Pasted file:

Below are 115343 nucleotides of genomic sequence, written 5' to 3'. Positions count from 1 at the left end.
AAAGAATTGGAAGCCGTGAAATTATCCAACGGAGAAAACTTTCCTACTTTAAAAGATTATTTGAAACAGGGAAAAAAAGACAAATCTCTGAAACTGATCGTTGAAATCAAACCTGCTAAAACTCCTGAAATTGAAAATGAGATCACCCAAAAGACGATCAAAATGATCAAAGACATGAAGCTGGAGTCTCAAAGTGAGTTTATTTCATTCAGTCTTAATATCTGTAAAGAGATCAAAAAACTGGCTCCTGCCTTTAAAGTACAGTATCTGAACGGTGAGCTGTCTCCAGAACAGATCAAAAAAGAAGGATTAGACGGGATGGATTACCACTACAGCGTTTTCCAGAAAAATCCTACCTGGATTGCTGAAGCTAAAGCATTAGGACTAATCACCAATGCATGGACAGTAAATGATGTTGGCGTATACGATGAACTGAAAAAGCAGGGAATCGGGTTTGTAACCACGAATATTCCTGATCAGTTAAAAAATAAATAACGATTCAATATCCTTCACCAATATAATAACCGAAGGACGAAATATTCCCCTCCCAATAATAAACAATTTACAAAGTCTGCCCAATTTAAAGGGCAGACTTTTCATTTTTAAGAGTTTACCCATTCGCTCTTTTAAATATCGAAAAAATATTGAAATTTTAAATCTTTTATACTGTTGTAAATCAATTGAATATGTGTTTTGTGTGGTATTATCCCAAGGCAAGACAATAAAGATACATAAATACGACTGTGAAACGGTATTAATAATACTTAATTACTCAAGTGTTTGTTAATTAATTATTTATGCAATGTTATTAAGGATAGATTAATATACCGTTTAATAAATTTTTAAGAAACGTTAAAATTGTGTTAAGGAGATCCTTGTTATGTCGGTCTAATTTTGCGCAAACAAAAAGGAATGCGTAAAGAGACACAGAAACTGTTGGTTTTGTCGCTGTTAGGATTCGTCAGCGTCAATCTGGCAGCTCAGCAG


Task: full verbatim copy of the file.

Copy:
Below are 115343 nucleotides of genomic sequence, written 5' to 3'. Positions count from 1 at the left end.
AAAGAATTGGAAGCCGTGAAATTATCCAACGGAGAAAACTTTCCTACTTTAAAAGATTATTTGAAACAGGGAAAAAAAGACAAATCTCTGAAACTGATCGTTGAAATCAAACCTGCTAAAACTCCTGAAATTGAAAATGAGATCACCCAAAAGACGATCAAAATGATCAAAGACATGAAGCTGGAGTCTCAAAGTGAGTTTATTTCATTCAGTCTTAATATCTGTAAAGAGATCAAAAAACTGGCTCCTGCCTTTAAAGTACAGTATCTGAACGGTGAGCTGTCTCCAGAACAGATCAAAAAAGAAGGATTAGACGGGATGGATTACCACTACAGCGTTTTCCAGAAAAATCCTACCTGGATTGCTGAAGCTAAAGCATTAGGACTAATCACCAATGCATGGACAGTAAATGATGTTGGCGTATACGATGAACTGAAAAAGCAGGGAATCGGGTTTGTAACCACGAATATTCCTGATCAGTTAAAAAATAAATAACGATTCAATATCCTTCACCAATATAATAACCGAAGGACGAAATATTCCCCTCCCAATAATAAACAATTTACAAAGTCTGCCCAATTTAAAGGGCAGACTTTTCATTTTTAAGAGTTTACCCATTCGCTCTTTTAAATATCGAAAAAATATTGAAATTTTAAATCTTTTATACTGTTGTAAATCAATTGAATATGTGTTTTGTGTGGTATTATCCCAAGGCAAGACAATAAAGATACATAAATACGACTGTGAAACGGTATTAATAATACTTAATTACTCAAGTGTTTGTTAATTAATTATTTATGCAATGTTATTAAGGATAGATTAATATACCGTTTAATAAATTTTTAAGAAACGTTAAAATTGTGTTAAGGAGATCCTTGTTATGTCGGTCTAATTTTGCGCAAACAAAAAGGAATGCGTAAAGAGACACAGAAACTGTTGGTTTTGTCGCTGTTAGGATTCGTCAGCGTCAATCTGGCAGCTCAGCAG